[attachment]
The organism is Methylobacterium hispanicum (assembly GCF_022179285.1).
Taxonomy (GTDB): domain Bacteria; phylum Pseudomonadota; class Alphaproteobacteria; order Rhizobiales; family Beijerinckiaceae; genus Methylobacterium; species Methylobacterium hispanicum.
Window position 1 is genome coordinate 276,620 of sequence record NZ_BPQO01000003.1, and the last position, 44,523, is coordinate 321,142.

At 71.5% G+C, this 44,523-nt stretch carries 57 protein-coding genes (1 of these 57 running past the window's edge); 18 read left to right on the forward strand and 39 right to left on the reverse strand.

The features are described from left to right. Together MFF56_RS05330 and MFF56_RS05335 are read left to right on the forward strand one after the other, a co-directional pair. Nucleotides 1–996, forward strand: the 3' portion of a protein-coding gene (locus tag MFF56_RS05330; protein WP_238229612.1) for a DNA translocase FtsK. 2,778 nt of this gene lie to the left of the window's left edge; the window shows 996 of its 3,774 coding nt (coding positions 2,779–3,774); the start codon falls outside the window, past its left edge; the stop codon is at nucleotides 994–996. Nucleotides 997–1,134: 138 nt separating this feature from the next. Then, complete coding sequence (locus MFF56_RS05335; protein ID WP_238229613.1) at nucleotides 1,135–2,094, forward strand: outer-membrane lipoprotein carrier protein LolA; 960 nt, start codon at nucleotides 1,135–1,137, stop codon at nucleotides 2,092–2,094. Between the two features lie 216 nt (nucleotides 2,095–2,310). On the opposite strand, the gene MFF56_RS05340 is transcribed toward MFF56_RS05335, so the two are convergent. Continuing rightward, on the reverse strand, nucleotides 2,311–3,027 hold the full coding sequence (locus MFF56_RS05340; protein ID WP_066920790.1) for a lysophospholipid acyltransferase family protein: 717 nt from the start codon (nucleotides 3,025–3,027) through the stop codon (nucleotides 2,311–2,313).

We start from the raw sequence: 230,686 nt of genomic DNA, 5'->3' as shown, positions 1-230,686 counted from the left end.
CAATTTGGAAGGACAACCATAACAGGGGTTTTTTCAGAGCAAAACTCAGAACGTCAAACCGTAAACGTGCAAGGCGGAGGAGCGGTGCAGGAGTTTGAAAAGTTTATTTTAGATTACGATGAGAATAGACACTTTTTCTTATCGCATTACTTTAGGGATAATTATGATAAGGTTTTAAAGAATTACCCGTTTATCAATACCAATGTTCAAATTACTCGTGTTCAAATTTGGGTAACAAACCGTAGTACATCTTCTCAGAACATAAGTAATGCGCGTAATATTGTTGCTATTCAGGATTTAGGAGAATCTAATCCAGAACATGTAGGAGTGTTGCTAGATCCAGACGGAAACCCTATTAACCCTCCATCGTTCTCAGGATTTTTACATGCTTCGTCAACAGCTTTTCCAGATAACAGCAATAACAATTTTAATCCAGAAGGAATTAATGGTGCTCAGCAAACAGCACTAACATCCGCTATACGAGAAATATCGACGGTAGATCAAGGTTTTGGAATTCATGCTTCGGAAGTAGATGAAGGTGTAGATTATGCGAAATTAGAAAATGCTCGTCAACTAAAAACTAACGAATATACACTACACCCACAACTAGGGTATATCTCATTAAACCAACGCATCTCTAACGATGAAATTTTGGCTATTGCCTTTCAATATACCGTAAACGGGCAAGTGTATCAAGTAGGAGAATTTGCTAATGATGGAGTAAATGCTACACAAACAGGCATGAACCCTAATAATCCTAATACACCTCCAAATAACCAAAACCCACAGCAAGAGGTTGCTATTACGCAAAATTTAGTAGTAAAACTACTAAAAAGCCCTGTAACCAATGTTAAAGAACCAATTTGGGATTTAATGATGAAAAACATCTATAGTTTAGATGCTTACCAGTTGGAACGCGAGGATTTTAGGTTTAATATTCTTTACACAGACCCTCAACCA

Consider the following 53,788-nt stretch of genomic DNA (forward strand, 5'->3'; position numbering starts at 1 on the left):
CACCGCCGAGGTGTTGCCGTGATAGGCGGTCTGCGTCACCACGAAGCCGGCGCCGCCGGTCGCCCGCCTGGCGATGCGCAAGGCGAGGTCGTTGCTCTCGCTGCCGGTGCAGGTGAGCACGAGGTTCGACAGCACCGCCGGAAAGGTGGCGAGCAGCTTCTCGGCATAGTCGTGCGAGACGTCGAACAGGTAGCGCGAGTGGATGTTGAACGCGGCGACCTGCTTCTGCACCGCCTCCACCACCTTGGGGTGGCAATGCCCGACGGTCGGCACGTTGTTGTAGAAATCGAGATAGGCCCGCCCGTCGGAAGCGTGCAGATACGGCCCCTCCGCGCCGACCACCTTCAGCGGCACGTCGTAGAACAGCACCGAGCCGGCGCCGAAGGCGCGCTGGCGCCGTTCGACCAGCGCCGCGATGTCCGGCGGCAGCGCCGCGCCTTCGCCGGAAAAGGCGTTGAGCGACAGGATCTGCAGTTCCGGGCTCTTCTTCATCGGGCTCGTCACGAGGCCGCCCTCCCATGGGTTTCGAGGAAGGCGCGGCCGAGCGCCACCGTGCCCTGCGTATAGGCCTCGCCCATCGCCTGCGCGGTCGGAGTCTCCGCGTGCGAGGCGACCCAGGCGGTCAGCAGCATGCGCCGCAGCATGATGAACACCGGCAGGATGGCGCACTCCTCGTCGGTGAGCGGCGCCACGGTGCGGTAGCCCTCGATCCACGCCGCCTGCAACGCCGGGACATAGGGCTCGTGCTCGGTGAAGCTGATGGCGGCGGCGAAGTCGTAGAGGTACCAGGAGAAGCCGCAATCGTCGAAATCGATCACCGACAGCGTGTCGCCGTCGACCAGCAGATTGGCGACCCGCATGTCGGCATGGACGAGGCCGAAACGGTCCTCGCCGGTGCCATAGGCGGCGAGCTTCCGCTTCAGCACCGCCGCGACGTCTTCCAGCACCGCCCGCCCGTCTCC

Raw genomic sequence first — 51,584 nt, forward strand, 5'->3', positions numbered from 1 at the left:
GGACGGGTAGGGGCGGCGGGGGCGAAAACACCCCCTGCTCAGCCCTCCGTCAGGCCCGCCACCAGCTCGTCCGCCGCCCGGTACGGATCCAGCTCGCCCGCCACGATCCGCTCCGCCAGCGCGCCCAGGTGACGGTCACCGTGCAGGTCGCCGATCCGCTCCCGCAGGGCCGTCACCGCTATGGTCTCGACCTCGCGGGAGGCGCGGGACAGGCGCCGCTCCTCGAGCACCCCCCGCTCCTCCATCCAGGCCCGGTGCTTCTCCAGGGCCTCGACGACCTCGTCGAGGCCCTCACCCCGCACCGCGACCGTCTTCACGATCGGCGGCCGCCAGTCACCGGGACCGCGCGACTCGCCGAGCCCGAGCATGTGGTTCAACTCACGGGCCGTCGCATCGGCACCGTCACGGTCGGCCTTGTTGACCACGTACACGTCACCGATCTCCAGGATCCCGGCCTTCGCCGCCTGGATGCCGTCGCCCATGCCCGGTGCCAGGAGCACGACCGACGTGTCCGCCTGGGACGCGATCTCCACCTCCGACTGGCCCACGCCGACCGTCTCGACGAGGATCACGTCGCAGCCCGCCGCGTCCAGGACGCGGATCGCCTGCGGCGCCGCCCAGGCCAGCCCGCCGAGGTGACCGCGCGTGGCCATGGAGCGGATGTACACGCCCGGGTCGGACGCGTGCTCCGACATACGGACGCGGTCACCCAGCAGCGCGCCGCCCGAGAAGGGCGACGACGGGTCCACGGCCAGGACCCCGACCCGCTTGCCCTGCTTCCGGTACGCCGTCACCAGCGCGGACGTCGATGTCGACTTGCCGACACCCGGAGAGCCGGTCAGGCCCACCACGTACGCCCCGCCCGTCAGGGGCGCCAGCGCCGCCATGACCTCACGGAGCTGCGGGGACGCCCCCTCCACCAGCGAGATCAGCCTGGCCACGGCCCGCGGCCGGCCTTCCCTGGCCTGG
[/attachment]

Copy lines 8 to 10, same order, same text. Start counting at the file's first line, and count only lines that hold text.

Consider the following 53,788-nt stretch of genomic DNA (forward strand, 5'->3'; position numbering starts at 1 on the left):
CACCGCCGAGGTGTTGCCGTGATAGGCGGTCTGCGTCACCACGAAGCCGGCGCCGCCGGTCGCCCGCCTGGCGATGCGCAAGGCGAGGTCGTTGCTCTCGCTGCCGGTGCAGGTGAGCACGAGGTTCGACAGCACCGCCGGAAAGGTGGCGAGCAGCTTCTCGGCATAGTCGTGCGAGACGTCGAACAGGTAGCGCGAGTGGATGTTGAACGCGGCGACCTGCTTCTGCACCGCCTCCACCACCTTGGGGTGGCAATGCCCGACGGTCGGCACGTTGTTGTAGAAATCGAGATAGGCCCGCCCGTCGGAAGCGTGCAGATACGGCCCCTCCGCGCCGACCACCTTCAGCGGCACGTCGTAGAACAGCACCGAGCCGGCGCCGAAGGCGCGCTGGCGCCGTTCGACCAGCGCCGCGATGTCCGGCGGCAGCGCCGCGCCTTCGCCGGAAAAGGCGTTGAGCGACAGGATCTGCAGTTCCGGGCTCTTCTTCATCGGGCTCGTCACGAGGCCGCCCTCCCATGGGTTTCGAGGAAGGCGCGGCCGAGCGCCACCGTGCCCTGCGTATAGGCCTCGCCCATCGCCTGCGCGGTCGGAGTCTCCGCGTGCGAGGCGACCCAGGCGGTCAGCAGCATGCGCCGCAGCATGATGAACACCGGCAGGATGGCGCACTCCTCGTCGGTGAGCGGCGCCACGGTGCGGTAGCCCTCGATCCACGCCGCCTGCAACGCCGGGACATAGGGCTCGTGCTCGGTGAAGCTGATGGCGGCGGCGAAGTCGTAGAGGTACCAGGAGAAGCCGCAATCGTCGAAATCGATCACCGACAGCGTGTCGCCGTCGACCAGCAGATTGGCGACCCGCATGTCGGCATGGACGAGGCCGAAACGGTCCTCGCCGGTGCCATAGGCGGCGAGCTTCCGCTTCAGCACCGCCGCGACGTCTTCCAGCACCGCCCGCCCGTCTCC

Raw genomic sequence first — 51,584 nt, forward strand, 5'->3', positions numbered from 1 at the left: